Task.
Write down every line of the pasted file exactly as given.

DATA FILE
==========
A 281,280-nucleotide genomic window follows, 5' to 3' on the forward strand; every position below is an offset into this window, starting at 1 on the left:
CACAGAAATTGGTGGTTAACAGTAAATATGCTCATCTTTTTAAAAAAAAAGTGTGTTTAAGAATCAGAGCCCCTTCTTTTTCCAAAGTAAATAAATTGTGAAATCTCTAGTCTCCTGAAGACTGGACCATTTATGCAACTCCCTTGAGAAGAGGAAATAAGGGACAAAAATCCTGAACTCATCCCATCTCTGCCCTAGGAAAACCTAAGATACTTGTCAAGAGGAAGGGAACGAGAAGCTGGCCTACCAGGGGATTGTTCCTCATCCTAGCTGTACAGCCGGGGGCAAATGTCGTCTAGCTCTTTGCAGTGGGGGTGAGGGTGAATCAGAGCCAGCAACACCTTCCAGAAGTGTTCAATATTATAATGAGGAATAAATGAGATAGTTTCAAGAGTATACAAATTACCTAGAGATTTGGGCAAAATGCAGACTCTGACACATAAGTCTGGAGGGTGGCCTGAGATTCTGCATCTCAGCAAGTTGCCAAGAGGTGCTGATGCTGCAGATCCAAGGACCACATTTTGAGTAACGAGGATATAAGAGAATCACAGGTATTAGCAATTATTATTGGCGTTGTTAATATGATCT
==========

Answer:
A 281,280-nucleotide genomic window follows, 5' to 3' on the forward strand; every position below is an offset into this window, starting at 1 on the left:
CACAGAAATTGGTGGTTAACAGTAAATATGCTCATCTTTTTAAAAAAAAAGTGTGTTTAAGAATCAGAGCCCCTTCTTTTTCCAAAGTAAATAAATTGTGAAATCTCTAGTCTCCTGAAGACTGGACCATTTATGCAACTCCCTTGAGAAGAGGAAATAAGGGACAAAAATCCTGAACTCATCCCATCTCTGCCCTAGGAAAACCTAAGATACTTGTCAAGAGGAAGGGAACGAGAAGCTGGCCTACCAGGGGATTGTTCCTCATCCTAGCTGTACAGCCGGGGGCAAATGTCGTCTAGCTCTTTGCAGTGGGGGTGAGGGTGAATCAGAGCCAGCAACACCTTCCAGAAGTGTTCAATATTATAATGAGGAATAAATGAGATAGTTTCAAGAGTATACAAATTACCTAGAGATTTGGGCAAAATGCAGACTCTGACACATAAGTCTGGAGGGTGGCCTGAGATTCTGCATCTCAGCAAGTTGCCAAGAGGTGCTGATGCTGCAGATCCAAGGACCACATTTTGAGTAACGAGGATATAAGAGAATCACAGGTATTAGCAATTATTATTGGCGTTGTTAATATGATCT